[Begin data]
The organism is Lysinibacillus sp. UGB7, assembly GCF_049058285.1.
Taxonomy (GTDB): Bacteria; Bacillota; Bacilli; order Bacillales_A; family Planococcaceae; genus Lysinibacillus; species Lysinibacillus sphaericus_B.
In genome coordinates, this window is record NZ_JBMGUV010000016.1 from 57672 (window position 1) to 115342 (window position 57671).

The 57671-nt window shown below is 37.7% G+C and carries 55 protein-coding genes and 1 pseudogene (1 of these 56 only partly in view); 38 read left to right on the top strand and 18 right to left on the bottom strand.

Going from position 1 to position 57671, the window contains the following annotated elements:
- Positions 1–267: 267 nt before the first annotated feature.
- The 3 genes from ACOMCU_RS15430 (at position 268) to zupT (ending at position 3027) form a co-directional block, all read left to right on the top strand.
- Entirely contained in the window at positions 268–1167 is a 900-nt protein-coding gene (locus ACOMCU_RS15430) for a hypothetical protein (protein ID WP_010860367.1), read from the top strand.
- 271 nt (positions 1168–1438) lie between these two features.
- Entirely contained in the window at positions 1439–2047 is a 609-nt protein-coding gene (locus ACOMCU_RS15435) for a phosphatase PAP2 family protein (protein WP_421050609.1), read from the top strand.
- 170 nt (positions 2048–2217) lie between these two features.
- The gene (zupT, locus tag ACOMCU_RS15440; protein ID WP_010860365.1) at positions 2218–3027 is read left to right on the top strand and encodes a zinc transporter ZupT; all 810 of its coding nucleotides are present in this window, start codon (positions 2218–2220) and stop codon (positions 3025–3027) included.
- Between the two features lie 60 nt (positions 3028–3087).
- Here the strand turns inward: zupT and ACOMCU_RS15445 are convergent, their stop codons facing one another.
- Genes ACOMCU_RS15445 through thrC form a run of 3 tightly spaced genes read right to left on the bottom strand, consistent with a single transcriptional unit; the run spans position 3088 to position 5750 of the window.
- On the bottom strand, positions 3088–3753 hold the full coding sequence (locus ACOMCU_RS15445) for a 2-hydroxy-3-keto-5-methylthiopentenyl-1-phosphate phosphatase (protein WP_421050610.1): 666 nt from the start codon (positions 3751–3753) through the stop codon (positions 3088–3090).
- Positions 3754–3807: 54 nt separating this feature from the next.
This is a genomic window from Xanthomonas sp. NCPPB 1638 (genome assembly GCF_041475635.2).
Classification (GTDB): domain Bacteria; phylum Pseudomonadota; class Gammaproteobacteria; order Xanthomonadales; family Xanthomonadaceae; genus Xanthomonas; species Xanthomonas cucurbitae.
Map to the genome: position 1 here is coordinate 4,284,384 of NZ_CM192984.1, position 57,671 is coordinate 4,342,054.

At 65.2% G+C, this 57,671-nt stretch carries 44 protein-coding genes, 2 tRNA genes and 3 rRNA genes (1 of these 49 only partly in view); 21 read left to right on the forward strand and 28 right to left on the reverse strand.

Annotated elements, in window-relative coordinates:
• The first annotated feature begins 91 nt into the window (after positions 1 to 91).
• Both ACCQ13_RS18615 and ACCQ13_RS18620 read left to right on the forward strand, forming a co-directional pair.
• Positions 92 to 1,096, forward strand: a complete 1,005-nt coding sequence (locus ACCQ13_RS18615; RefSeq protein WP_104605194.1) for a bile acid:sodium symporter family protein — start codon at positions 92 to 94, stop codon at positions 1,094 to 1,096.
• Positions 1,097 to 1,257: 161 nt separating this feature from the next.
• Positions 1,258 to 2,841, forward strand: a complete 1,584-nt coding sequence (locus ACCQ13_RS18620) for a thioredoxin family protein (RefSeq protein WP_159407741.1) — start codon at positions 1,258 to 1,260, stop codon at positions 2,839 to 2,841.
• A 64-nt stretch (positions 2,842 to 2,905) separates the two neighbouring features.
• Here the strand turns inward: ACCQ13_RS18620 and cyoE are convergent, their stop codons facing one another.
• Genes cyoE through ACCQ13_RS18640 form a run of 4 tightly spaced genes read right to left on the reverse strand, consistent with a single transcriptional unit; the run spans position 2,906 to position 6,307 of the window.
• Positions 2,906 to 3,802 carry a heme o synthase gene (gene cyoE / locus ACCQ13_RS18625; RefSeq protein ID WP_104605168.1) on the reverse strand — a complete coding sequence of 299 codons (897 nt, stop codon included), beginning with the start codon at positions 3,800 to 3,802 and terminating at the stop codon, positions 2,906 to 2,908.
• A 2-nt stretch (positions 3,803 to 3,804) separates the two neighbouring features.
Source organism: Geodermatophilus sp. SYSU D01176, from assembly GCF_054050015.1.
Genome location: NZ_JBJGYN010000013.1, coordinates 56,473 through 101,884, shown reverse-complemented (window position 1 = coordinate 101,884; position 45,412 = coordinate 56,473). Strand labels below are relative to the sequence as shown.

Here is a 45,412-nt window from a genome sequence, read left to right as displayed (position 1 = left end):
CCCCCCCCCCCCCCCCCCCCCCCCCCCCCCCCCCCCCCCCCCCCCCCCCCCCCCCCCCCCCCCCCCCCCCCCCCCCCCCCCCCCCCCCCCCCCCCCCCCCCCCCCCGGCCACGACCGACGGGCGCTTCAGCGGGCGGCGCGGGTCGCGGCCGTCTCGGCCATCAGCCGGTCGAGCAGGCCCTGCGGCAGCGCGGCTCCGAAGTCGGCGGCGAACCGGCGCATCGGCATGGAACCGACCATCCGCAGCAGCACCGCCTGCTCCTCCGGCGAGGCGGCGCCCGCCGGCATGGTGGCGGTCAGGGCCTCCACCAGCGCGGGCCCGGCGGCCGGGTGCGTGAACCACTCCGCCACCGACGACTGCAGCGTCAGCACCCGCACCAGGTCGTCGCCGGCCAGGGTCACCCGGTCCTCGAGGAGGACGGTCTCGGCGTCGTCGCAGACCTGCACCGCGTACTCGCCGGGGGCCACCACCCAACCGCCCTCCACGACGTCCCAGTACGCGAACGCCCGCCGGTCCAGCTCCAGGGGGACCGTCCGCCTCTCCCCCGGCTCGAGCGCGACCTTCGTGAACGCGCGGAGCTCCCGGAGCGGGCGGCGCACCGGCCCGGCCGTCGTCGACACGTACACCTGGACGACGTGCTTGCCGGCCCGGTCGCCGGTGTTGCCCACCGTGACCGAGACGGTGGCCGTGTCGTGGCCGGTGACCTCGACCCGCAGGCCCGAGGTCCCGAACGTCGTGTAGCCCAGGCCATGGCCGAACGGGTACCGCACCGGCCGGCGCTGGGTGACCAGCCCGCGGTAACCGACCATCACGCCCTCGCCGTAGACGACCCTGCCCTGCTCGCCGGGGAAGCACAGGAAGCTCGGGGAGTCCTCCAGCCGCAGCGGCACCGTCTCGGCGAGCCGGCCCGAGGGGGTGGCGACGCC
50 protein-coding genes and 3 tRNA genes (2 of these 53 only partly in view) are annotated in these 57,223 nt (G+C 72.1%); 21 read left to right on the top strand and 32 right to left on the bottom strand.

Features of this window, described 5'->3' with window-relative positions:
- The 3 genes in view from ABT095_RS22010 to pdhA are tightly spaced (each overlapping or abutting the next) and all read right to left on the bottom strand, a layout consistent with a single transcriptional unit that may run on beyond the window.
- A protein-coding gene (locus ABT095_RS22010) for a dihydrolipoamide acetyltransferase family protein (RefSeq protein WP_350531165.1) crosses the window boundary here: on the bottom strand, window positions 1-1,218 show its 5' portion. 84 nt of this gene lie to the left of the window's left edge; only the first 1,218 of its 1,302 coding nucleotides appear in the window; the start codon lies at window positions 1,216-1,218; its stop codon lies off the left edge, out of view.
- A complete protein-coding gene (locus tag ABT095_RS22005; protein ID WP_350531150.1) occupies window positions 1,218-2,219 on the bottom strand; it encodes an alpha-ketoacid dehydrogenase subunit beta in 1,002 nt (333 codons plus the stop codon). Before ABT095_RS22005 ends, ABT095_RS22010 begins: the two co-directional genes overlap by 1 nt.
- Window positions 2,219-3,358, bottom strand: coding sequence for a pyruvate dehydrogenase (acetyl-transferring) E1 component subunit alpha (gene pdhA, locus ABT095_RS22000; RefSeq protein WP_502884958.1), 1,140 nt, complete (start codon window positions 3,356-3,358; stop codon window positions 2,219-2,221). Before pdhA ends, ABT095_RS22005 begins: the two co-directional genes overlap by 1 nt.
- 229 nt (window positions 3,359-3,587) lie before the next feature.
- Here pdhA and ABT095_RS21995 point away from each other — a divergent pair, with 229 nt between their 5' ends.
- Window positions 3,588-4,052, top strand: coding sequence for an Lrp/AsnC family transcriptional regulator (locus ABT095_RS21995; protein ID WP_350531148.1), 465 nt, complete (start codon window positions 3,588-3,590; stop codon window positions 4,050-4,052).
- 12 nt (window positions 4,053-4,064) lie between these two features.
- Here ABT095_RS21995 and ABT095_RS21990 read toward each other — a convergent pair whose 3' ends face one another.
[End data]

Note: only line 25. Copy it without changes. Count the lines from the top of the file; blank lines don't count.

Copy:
• Positions 92 to 1,096, forward strand: a complete 1,005-nt coding sequence (locus ACCQ13_RS18615; RefSeq protein WP_104605194.1) for a bile acid:sodium symporter family protein — start codon at positions 92 to 94, stop codon at positions 1,094 to 1,096.